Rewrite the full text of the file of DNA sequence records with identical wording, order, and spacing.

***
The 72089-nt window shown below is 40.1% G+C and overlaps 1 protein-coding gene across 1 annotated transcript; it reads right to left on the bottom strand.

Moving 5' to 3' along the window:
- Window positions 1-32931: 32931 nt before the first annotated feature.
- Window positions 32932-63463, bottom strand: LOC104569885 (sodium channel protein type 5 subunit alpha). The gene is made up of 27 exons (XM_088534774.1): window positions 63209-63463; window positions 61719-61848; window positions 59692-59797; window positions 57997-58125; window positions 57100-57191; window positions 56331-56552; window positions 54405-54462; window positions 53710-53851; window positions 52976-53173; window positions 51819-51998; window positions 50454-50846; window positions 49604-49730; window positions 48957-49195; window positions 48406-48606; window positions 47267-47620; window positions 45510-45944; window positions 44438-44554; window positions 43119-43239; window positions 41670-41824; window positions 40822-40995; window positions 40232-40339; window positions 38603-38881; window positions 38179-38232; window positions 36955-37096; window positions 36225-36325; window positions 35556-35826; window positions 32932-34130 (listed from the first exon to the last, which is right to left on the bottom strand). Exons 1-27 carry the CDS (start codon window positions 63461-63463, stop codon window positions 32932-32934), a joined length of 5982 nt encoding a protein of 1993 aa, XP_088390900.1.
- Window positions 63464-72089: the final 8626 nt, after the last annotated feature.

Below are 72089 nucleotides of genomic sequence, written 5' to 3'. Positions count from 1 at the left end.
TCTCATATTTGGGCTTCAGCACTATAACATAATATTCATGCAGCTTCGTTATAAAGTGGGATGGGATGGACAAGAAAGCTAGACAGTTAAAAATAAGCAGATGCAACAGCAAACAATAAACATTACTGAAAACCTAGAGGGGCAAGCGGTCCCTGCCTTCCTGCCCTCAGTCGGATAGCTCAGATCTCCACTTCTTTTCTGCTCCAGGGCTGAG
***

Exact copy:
The 72089-nt window shown below is 40.1% G+C and overlaps 1 protein-coding gene across 1 annotated transcript; it reads right to left on the bottom strand.

Moving 5' to 3' along the window:
- Window positions 1-32931: 32931 nt before the first annotated feature.
- Window positions 32932-63463, bottom strand: LOC104569885 (sodium channel protein type 5 subunit alpha). The gene is made up of 27 exons (XM_088534774.1): window positions 63209-63463; window positions 61719-61848; window positions 59692-59797; window positions 57997-58125; window positions 57100-57191; window positions 56331-56552; window positions 54405-54462; window positions 53710-53851; window positions 52976-53173; window positions 51819-51998; window positions 50454-50846; window positions 49604-49730; window positions 48957-49195; window positions 48406-48606; window positions 47267-47620; window positions 45510-45944; window positions 44438-44554; window positions 43119-43239; window positions 41670-41824; window positions 40822-40995; window positions 40232-40339; window positions 38603-38881; window positions 38179-38232; window positions 36955-37096; window positions 36225-36325; window positions 35556-35826; window positions 32932-34130 (listed from the first exon to the last, which is right to left on the bottom strand). Exons 1-27 carry the CDS (start codon window positions 63461-63463, stop codon window positions 32932-32934), a joined length of 5982 nt encoding a protein of 1993 aa, XP_088390900.1.
- Window positions 63464-72089: the final 8626 nt, after the last annotated feature.

Below are 72089 nucleotides of genomic sequence, written 5' to 3'. Positions count from 1 at the left end.
TCTCATATTTGGGCTTCAGCACTATAACATAATATTCATGCAGCTTCGTTATAAAGTGGGATGGGATGGACAAGAAAGCTAGACAGTTAAAAATAAGCAGATGCAACAGCAAACAATAAACATTACTGAAAACCTAGAGGGGCAAGCGGTCCCTGCCTTCCTGCCCTCAGTCGGATAGCTCAGATCTCCACTTCTTTTCTGCTCCAGGGCTGAG